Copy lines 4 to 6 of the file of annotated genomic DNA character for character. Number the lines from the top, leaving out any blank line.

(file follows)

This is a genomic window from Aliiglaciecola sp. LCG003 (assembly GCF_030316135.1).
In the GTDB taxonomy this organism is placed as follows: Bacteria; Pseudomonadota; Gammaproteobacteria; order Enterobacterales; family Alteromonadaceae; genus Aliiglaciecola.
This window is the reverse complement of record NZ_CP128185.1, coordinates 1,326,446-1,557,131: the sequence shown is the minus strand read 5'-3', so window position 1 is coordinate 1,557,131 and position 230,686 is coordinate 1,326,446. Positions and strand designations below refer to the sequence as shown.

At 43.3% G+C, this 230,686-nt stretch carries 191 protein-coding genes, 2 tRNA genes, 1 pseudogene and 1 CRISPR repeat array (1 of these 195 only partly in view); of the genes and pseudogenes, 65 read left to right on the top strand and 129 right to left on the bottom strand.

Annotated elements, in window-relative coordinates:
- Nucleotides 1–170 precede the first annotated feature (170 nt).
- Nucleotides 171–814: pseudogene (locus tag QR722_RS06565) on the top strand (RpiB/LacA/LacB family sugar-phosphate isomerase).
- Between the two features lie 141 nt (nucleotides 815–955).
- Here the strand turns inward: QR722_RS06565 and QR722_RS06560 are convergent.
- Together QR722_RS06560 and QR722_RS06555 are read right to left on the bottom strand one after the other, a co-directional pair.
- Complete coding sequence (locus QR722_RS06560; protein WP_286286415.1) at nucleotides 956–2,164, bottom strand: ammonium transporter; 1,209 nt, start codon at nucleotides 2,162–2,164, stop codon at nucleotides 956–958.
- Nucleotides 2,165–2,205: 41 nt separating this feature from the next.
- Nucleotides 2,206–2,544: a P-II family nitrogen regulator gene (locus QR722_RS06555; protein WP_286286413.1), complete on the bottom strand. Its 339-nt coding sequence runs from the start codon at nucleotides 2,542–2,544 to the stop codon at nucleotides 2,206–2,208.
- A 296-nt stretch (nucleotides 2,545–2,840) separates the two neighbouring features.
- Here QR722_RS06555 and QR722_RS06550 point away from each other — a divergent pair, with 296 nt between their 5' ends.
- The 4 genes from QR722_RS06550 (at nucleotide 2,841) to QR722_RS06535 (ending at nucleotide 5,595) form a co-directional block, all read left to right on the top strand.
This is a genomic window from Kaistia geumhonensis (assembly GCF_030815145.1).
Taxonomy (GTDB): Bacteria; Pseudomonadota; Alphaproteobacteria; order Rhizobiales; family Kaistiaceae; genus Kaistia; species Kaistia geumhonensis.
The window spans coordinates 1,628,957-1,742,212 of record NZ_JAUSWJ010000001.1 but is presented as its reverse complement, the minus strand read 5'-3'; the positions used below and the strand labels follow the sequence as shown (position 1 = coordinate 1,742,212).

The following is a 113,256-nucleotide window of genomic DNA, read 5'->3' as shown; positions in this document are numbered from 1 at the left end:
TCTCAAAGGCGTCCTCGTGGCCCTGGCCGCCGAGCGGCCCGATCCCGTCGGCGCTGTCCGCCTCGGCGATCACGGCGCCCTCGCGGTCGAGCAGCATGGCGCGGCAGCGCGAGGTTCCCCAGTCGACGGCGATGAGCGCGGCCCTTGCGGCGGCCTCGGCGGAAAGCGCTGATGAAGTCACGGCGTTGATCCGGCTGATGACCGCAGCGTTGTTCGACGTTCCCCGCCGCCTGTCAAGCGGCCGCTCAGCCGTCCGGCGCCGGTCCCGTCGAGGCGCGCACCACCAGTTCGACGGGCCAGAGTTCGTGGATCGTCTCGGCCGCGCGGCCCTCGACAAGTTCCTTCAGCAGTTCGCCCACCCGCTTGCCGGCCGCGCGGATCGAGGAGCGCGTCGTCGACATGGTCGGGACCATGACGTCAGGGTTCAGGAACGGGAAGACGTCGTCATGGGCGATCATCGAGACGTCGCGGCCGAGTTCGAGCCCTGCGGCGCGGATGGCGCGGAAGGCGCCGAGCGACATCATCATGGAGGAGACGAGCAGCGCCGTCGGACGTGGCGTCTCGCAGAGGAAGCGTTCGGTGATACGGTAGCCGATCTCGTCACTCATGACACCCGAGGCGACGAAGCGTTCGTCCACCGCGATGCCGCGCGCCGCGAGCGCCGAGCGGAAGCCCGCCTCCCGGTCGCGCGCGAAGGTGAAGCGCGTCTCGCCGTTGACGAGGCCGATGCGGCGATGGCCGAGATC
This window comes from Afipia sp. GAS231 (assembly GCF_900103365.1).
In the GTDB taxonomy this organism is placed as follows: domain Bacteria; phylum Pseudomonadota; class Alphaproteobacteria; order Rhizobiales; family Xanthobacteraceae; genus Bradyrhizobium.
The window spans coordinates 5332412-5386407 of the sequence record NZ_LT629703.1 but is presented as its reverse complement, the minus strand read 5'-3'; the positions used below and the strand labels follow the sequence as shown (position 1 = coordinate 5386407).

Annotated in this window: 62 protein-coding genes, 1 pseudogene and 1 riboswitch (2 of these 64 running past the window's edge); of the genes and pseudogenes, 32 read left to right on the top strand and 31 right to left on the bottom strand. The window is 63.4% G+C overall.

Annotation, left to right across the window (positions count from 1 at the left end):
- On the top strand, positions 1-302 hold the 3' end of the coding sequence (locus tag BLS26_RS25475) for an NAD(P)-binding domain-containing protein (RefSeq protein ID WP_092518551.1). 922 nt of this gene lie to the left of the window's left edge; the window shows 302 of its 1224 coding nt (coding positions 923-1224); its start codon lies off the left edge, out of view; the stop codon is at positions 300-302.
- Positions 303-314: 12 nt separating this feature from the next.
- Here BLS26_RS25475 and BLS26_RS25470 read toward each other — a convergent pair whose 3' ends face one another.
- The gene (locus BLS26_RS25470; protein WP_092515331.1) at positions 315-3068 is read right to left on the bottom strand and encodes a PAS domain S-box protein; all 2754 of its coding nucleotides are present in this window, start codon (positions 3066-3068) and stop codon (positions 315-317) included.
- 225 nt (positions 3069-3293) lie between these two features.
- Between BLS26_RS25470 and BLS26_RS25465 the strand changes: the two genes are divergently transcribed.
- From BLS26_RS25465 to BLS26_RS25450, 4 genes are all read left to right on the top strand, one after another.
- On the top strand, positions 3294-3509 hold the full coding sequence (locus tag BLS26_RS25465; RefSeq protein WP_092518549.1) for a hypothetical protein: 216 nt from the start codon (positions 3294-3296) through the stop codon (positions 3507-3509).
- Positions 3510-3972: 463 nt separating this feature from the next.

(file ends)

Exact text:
At 43.3% G+C, this 230,686-nt stretch carries 191 protein-coding genes, 2 tRNA genes, 1 pseudogene and 1 CRISPR repeat array (1 of these 195 only partly in view); of the genes and pseudogenes, 65 read left to right on the top strand and 129 right to left on the bottom strand.

Annotated elements, in window-relative coordinates:
- Nucleotides 1–170 precede the first annotated feature (170 nt).